I have been part of Vikings for about 5 years after I discovered the sport during a taster day from school and I decided I wanted to start playing. I didn’t even know about them and they trained and played their home matches near my home. After a few stops and starts from going it didn’t take me long to be a permanent Vikings team/family member.
I was a very shy person with low self-esteem and had very little confidence so didn’t have a lot of friends. Because of this my family was surprised how much I wanted to be involved at playing wheelchair basketball. This was a big step and one I am now pleased I took. I have special/medical needs one of which is a tracheostomy with this I have limited speech but everyone at Vikings accepted me and welcomed me without fuss. We even joke about it sometimes now which shows how comfortable I feel in their surroundings.
My mum says since I’ve been part of the Vikings family she has seen me grow into a happy young outgoing person with a lot more confidence a lot of friends. This has helped me personally and my family also which is another reason Vikings has changed our lives for the better. My mum has also made some great friends at the club and has become involved helping out at training sessions, being on the committee and helping at matches especially with the catering which is quite funny as I can’t eat any of it !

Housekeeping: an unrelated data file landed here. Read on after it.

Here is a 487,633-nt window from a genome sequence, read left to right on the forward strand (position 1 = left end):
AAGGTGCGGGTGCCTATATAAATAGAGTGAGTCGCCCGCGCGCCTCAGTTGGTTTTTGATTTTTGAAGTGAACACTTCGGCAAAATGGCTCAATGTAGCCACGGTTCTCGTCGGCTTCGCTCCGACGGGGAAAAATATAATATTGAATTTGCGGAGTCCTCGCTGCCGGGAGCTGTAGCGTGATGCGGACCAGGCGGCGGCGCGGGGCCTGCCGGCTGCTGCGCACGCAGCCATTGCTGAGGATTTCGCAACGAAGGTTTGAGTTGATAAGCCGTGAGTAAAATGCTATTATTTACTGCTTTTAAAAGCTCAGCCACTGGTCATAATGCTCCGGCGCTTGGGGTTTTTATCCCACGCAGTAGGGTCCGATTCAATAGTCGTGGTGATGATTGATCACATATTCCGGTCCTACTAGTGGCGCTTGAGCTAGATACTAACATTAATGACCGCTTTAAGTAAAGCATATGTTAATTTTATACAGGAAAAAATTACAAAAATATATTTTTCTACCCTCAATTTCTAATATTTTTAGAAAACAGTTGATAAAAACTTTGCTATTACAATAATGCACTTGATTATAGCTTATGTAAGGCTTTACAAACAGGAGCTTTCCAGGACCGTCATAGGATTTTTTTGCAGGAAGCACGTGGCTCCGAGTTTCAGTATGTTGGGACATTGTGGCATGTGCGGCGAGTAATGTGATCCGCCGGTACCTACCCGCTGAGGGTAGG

I've played in the BWB national league 3rd division and the development team in the 4th division. This has allowed me to develop my skills within the sport and as a result of this I was selected to represent the North West under 19s team at the Lord’s Taverners Junior Championships in Worcester in 2016. I was so pleased as it was my last chance to play as a junior. We didn’t come home with a medal but I was still really pleased to be part of the team and wow was it hard work. As well as parents and family some of the Vikings team mates came along to support the North West which was great. Their was also some GB players their including Abdi Jama who is not only a Paralympian but he played for Vikings before going to play abroad. He trained with us a few days before flying out to this years Paralympics in Rio and it was brilliant to have his support.
It does take quite a lot of commitment traveling around the country to play in the national league and training too but I can’t imagine my life without Vikings in it. We’re always looking for support and sponsorship to make sure we can continue helping people like me for many years to come. If you get chance please come and support us at our home games at Lansbury Bridge School. You can look at our website for the fixtures.
We can’t thank Sue and all the Vikings enough for the help and support that we have received and the opportunities that I have been given to become my own person. I am proud to be a viking!